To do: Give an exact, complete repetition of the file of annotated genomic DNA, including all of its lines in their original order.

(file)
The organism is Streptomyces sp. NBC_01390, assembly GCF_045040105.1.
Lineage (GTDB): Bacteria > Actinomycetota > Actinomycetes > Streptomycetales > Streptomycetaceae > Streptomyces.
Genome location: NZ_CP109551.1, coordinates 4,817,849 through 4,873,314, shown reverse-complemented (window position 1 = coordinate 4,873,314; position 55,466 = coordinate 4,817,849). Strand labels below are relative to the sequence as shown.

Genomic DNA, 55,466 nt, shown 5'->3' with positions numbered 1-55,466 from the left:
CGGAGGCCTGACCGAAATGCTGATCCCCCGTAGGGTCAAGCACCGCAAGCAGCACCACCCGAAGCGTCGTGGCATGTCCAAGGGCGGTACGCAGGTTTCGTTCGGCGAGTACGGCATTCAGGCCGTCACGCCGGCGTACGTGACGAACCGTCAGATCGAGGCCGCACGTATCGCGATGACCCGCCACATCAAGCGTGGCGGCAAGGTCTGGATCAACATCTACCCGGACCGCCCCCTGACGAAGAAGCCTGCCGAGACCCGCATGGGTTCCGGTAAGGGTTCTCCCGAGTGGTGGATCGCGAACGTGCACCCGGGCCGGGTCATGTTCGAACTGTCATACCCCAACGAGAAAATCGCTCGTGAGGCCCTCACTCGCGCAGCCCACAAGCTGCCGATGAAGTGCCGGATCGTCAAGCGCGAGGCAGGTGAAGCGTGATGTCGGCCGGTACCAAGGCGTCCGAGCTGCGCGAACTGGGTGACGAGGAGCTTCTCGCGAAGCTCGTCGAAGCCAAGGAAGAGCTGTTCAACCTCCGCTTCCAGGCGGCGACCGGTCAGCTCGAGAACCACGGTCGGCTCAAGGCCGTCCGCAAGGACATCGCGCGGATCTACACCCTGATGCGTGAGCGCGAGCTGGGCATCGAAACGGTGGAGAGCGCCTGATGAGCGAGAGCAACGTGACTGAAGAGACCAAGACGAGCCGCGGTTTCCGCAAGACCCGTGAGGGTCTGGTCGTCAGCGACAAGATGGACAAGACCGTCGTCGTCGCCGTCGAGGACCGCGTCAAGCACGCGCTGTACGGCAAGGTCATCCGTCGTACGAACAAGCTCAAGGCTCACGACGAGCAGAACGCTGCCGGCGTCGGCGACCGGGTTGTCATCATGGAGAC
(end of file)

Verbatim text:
The organism is Streptomyces sp. NBC_01390, assembly GCF_045040105.1.
Lineage (GTDB): Bacteria > Actinomycetota > Actinomycetes > Streptomycetales > Streptomycetaceae > Streptomyces.
Genome location: NZ_CP109551.1, coordinates 4,817,849 through 4,873,314, shown reverse-complemented (window position 1 = coordinate 4,873,314; position 55,466 = coordinate 4,817,849). Strand labels below are relative to the sequence as shown.

Genomic DNA, 55,466 nt, shown 5'->3' with positions numbered 1-55,466 from the left:
CGGAGGCCTGACCGAAATGCTGATCCCCCGTAGGGTCAAGCACCGCAAGCAGCACCACCCGAAGCGTCGTGGCATGTCCAAGGGCGGTACGCAGGTTTCGTTCGGCGAGTACGGCATTCAGGCCGTCACGCCGGCGTACGTGACGAACCGTCAGATCGAGGCCGCACGTATCGCGATGACCCGCCACATCAAGCGTGGCGGCAAGGTCTGGATCAACATCTACCCGGACCGCCCCCTGACGAAGAAGCCTGCCGAGACCCGCATGGGTTCCGGTAAGGGTTCTCCCGAGTGGTGGATCGCGAACGTGCACCCGGGCCGGGTCATGTTCGAACTGTCATACCCCAACGAGAAAATCGCTCGTGAGGCCCTCACTCGCGCAGCCCACAAGCTGCCGATGAAGTGCCGGATCGTCAAGCGCGAGGCAGGTGAAGCGTGATGTCGGCCGGTACCAAGGCGTCCGAGCTGCGCGAACTGGGTGACGAGGAGCTTCTCGCGAAGCTCGTCGAAGCCAAGGAAGAGCTGTTCAACCTCCGCTTCCAGGCGGCGACCGGTCAGCTCGAGAACCACGGTCGGCTCAAGGCCGTCCGCAAGGACATCGCGCGGATCTACACCCTGATGCGTGAGCGCGAGCTGGGCATCGAAACGGTGGAGAGCGCCTGATGAGCGAGAGCAACGTGACTGAAGAGACCAAGACGAGCCGCGGTTTCCGCAAGACCCGTGAGGGTCTGGTCGTCAGCGACAAGATGGACAAGACCGTCGTCGTCGCCGTCGAGGACCGCGTCAAGCACGCGCTGTACGGCAAGGTCATCCGTCGTACGAACAAGCTCAAGGCTCACGACGAGCAGAACGCTGCCGGCGTCGGCGACCGGGTTGTCATCATGGAGAC